• FIG. 11 illustrates an article of footwear 10 according to an embodiment. Article of footwear 10 is shown disposed about a last 700. In certain embodiments, article of footwear 10 can include upper 20 and sole 30. In certain embodiments, upper 20 can include exoskeleton 710, which itself can be the structure of upper 20 or form a base layer for upper 20. In certain embodiments, exoskeleton 710 can have a plurality of ribs 712 with spaces 714 therebetween. The ribs 712 can be similar or different widths and can be disposed at various angles to form exoskeleton 710. In certain embodiments, spaces 714 between ribs 712 can be smaller where more support is desired for that area of exoskeleton 710, for example, in a heel portion of exoskeleton 710.
  • In certain embodiments, sole 30 can be coupled with exoskeleton 710 via webbing 722. In certain embodiments, webbing 722 can extend from sole 30 and interlace with exoskeleton 710. In certain embodiments, sole 30 can be integrally formed with exoskeleton 710 or attached, for example, by an adhesive. In certain embodiments, sole 30 can include cups 720, which can be akin to the receptacles described herein. In certain embodiments, cups 720 can have an outer surface 724 and a rim 726. In certain embodiments, webbing 722 can couple outer surface 724 of cup 720 with exoskeleton 710.
  • FIG. 12 illustrates a bottom view of an article of footwear 10 according to an embodiment. Like other embodiments described herein, sole 30 can include a forefoot region 740, a midfoot region 742, and a heel region 744. Like the receptacles described herein, cups 720 can be various shapes and sizes and can be disposed in various locations and patterns. In certain embodiments, cups 720 can have a circular rim 726. In certain embodiments, cups 720 can have a free-form shape. In certain embodiments, cups 720 can have a concave interior surface 723, which can be configured to receive extruded material that forms cushioning elements (not shown) as described with respect to other embodiments herein.
  • In certain embodiments, cups 720 can include frame 730, which can provide additional structure and support within cups 720. In certain embodiments, a portion of frame 730 can be similar in shape to rim 726 of cup 720 and connected to rim 726 of cups 720 by branches. In certain embodiments, portions of the sole 30, for example, a midfoot region 742, can be without cups 720.
  • FIG. 13 illustrates a lateral side of an article of footwear 10 according to an embodiment. In certain embodiments, exoskeleton 710 can include toe box 718. In certain embodiments, covering 750 can be disposed over all or a portion of exoskeleton 710. Covering 750 can be the same material as exoskeleton 710 or a different material. In certain embodiments, exoskeleton 710 and/or covering 750 can be formed by fused deposition modeling, or other additive manufacturing techniques. Additionally, exoskeleton 710 can be formed by more traditional molding processes such as injection molding. Covering 750 can provide additional strength, structure, and geometric features to exoskeleton 710. For example, covering 750 can reinforce ribs 712. In certain embodiments, fabric can be disposed over exoskeleton 710 thereby forming an upper 20 of the article of footwear 10.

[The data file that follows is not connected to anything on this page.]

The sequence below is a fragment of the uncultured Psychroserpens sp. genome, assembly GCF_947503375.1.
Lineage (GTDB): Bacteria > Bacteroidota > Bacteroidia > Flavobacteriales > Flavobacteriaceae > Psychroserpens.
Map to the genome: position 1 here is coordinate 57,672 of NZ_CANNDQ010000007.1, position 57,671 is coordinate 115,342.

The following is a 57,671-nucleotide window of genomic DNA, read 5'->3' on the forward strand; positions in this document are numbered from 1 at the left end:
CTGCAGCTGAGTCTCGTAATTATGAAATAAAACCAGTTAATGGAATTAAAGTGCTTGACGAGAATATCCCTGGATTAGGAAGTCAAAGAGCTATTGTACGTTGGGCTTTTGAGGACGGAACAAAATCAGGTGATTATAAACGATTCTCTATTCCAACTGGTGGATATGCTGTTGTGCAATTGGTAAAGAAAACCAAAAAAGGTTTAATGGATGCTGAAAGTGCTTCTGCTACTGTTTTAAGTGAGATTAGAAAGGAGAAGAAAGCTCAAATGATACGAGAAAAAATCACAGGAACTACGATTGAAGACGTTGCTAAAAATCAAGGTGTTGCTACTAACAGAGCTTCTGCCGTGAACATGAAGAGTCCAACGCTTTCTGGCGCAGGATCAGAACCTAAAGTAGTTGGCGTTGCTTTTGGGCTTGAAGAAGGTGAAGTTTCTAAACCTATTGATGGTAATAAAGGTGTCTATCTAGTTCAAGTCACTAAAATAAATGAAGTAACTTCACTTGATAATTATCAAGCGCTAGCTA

• FIG. 14 illustrates a rear or heel portion of an article of footwear 10 according to an embodiment. In certain embodiments, the heel portion of exoskeleton 710 can include a spine 716 running along a central portion of the heel. Spine 716 can provide support for the wearer's heel. In certain embodiments, ribs 712 can extend from spine 716. In certain embodiments, covering 750 can be disposed onto exoskeleton 710 of the heel portion.
  • FIG. 15 illustrates a front or toe portion of an article of footwear 10 according to an embodiment. In certain embodiments, toe box 718 can have one or more holes 719 and/or spaces 717 between portions of toe box 718. The holes 719 can provide attachment points, for example, for fabric that overlays exoskeleton 710 to form upper 20. In certain embodiments, toe box 718 can be solid piece of material without any holes. In certain embodiments, the material of toe box 718 can form an undulating pattern.
  • FIG. 16 illustrates a bottom view of a sole 80 for an article of footwear according to an embodiment. In certain embodiments, sole 80 can include a substrate 810 having an exterior surface 811. Substrate 810 can be made from any suitable material, for example, but not limited to, textiles, fabric, synthetic material, foam, rubber, and/or plastic.
  • In certain embodiments, one or more windings 812 can be disposed on substrate 810. Winding 812 can be any suitable material. In certain embodiments, winding 812 can be a yarn or fabric (e.g., Cordura®). In certain embodiments, winding 812 can be affixed to substrate 810 by an adhesive. In certain embodiments, winding 812 can be an extruded material (e.g., polyurethane elastomer or polyurethane foam). For example, winding 812 can be extruded in patterns as described in U.S. patent application Ser. No. 14/455,650, filed Aug. 8, 2014, which is incorporated by reference herein in its entirety. In certain embodiments, the extruded material can adhere to substrate 810 without any additional adhesive.